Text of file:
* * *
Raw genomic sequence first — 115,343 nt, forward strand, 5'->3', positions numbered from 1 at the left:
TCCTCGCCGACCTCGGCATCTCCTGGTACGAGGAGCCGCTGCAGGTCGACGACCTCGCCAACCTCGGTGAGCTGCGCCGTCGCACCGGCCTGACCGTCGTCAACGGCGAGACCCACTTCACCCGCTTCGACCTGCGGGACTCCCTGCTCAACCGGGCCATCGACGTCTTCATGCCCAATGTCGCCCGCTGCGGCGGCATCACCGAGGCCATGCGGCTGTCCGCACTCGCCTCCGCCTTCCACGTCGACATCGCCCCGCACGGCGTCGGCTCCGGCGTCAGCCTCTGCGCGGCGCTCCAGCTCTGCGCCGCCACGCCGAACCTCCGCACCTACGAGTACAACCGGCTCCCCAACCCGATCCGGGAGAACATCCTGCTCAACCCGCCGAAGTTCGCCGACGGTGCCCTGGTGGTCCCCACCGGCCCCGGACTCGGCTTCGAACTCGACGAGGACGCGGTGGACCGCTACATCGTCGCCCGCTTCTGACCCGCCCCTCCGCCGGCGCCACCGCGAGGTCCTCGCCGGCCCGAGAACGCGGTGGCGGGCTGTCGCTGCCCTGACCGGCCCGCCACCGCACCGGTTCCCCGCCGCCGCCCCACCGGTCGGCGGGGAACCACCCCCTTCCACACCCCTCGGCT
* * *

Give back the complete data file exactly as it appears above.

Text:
Raw genomic sequence first — 115,343 nt, forward strand, 5'->3', positions numbered from 1 at the left:
TCCTCGCCGACCTCGGCATCTCCTGGTACGAGGAGCCGCTGCAGGTCGACGACCTCGCCAACCTCGGTGAGCTGCGCCGTCGCACCGGCCTGACCGTCGTCAACGGCGAGACCCACTTCACCCGCTTCGACCTGCGGGACTCCCTGCTCAACCGGGCCATCGACGTCTTCATGCCCAATGTCGCCCGCTGCGGCGGCATCACCGAGGCCATGCGGCTGTCCGCACTCGCCTCCGCCTTCCACGTCGACATCGCCCCGCACGGCGTCGGCTCCGGCGTCAGCCTCTGCGCGGCGCTCCAGCTCTGCGCCGCCACGCCGAACCTCCGCACCTACGAGTACAACCGGCTCCCCAACCCGATCCGGGAGAACATCCTGCTCAACCCGCCGAAGTTCGCCGACGGTGCCCTGGTGGTCCCCACCGGCCCCGGACTCGGCTTCGAACTCGACGAGGACGCGGTGGACCGCTACATCGTCGCCCGCTTCTGACCCGCCCCTCCGCCGGCGCCACCGCGAGGTCCTCGCCGGCCCGAGAACGCGGTGGCGGGCTGTCGCTGCCCTGACCGGCCCGCCACCGCACCGGTTCCCCGCCGCCGCCCCACCGGTCGGCGGGGAACCACCCCCTTCCACACCCCTCGGCT